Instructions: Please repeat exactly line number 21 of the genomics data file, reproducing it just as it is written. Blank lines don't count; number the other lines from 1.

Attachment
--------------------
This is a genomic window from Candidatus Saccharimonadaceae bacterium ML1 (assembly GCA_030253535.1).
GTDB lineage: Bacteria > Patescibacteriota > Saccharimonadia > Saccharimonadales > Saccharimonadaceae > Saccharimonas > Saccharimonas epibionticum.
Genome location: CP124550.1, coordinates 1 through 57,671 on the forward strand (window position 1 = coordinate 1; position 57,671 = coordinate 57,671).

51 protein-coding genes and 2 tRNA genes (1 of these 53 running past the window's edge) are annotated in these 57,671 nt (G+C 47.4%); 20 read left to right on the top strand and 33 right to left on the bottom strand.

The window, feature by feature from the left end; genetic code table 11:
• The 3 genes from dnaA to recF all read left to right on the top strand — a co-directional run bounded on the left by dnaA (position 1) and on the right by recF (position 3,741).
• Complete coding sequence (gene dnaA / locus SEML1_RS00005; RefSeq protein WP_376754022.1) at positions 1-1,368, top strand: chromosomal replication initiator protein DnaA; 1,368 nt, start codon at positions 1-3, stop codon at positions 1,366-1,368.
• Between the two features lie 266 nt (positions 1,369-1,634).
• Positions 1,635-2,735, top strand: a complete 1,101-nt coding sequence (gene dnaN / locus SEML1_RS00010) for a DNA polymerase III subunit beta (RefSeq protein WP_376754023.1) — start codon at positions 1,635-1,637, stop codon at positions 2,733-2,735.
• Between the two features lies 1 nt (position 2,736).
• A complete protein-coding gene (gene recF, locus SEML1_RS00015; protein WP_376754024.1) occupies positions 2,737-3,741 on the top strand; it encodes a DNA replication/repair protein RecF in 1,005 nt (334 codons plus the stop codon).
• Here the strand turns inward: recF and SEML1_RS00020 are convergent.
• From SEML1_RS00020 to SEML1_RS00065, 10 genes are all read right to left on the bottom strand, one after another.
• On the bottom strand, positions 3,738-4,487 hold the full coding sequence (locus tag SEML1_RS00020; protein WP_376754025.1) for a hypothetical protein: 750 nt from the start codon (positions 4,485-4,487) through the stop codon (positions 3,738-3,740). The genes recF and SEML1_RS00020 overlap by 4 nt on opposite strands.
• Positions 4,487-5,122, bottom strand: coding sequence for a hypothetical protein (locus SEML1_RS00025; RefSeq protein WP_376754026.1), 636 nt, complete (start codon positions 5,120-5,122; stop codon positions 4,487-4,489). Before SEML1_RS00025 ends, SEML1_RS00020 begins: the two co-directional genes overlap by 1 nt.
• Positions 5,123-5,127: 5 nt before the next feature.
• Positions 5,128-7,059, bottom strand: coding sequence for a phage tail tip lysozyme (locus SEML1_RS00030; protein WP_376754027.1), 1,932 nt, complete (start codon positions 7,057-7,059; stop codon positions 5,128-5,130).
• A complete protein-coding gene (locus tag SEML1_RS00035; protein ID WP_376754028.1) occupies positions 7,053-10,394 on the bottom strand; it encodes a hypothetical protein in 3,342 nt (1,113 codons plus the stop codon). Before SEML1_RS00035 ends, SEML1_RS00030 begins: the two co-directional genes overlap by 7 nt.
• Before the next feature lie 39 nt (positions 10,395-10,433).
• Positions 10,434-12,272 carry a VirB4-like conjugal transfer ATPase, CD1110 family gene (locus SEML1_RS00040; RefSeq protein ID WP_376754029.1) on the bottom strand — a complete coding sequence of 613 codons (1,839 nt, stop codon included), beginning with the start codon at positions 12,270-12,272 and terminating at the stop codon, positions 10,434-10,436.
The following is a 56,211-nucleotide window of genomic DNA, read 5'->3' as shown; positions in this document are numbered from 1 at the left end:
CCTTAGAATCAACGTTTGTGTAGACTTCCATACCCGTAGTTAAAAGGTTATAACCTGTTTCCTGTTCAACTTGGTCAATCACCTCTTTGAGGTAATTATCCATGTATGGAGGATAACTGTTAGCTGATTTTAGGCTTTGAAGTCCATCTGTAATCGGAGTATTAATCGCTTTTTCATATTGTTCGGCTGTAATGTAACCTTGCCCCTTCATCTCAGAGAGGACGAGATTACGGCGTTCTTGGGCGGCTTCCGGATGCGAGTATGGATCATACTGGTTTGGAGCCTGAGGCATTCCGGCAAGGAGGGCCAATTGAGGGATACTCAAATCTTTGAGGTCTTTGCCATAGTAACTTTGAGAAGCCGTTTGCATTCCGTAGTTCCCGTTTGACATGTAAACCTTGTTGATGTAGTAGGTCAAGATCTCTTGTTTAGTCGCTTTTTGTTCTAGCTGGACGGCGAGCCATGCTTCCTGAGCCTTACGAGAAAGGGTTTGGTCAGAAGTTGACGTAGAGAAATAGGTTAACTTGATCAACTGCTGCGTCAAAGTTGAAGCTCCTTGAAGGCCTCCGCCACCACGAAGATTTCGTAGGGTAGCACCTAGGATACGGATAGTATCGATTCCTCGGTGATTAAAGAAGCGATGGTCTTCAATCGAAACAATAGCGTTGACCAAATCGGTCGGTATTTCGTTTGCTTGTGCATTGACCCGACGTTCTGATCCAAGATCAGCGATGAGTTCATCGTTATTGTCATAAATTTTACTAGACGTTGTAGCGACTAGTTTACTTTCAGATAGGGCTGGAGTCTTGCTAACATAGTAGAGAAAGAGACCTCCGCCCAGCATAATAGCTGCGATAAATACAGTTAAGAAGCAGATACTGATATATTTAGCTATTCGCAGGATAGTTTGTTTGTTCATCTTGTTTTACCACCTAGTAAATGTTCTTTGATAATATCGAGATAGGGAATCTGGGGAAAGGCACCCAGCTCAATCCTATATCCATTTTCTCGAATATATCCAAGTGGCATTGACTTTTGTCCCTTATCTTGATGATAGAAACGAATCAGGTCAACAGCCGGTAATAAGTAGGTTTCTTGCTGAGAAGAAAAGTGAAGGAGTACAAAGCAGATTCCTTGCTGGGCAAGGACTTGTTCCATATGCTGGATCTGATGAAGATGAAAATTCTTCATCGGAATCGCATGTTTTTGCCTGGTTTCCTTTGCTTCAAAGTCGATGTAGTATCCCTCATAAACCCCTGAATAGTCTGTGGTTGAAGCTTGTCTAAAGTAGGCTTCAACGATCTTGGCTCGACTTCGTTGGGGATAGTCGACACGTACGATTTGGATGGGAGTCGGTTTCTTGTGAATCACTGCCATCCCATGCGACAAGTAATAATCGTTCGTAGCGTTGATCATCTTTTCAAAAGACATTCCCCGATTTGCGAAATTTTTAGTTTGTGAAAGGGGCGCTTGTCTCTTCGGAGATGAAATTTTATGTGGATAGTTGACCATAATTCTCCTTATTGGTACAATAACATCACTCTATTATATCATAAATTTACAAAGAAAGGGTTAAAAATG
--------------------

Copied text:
The following is a 56,211-nucleotide window of genomic DNA, read 5'->3' as shown; positions in this document are numbered from 1 at the left end: